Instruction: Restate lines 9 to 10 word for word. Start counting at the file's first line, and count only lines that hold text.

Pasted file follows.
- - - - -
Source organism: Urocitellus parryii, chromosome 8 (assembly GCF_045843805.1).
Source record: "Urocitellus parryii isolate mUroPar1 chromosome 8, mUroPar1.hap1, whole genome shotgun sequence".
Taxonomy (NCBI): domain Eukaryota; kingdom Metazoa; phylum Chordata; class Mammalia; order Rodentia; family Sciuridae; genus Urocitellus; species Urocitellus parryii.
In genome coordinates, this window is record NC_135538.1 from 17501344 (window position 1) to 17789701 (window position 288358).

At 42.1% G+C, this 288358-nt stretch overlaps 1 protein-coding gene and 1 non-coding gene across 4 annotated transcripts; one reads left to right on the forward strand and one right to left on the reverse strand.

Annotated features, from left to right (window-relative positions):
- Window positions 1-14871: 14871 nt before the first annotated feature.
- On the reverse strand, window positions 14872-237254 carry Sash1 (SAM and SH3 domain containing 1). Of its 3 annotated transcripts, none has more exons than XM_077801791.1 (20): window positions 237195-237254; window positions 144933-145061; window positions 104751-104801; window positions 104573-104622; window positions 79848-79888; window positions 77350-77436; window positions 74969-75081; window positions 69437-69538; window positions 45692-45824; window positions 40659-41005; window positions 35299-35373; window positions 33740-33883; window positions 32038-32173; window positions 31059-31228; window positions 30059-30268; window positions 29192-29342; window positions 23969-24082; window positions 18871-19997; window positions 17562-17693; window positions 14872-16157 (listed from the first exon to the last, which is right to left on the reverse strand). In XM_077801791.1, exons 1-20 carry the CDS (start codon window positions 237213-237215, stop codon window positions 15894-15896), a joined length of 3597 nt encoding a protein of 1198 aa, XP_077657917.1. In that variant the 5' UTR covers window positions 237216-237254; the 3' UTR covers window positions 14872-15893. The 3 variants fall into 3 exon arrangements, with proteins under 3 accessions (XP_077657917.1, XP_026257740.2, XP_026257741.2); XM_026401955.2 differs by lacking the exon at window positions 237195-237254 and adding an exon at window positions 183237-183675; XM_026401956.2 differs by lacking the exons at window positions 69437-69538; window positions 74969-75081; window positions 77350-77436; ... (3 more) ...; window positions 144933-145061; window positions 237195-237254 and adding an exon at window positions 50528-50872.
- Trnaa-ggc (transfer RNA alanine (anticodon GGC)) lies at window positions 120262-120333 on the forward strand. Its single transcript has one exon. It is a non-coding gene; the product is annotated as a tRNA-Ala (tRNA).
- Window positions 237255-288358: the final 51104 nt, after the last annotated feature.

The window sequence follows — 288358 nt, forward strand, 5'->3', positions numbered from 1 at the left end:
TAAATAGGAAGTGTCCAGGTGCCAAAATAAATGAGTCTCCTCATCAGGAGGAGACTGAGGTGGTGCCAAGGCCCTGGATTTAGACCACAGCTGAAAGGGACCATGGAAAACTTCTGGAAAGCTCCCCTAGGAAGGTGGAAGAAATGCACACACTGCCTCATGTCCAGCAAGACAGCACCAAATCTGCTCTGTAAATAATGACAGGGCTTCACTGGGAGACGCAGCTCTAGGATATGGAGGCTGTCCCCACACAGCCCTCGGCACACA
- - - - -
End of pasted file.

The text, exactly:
- Trnaa-ggc (transfer RNA alanine (anticodon GGC)) lies at window positions 120262-120333 on the forward strand. Its single transcript has one exon. It is a non-coding gene; the product is annotated as a tRNA-Ala (tRNA).
- Window positions 237255-288358: the final 51104 nt, after the last annotated feature.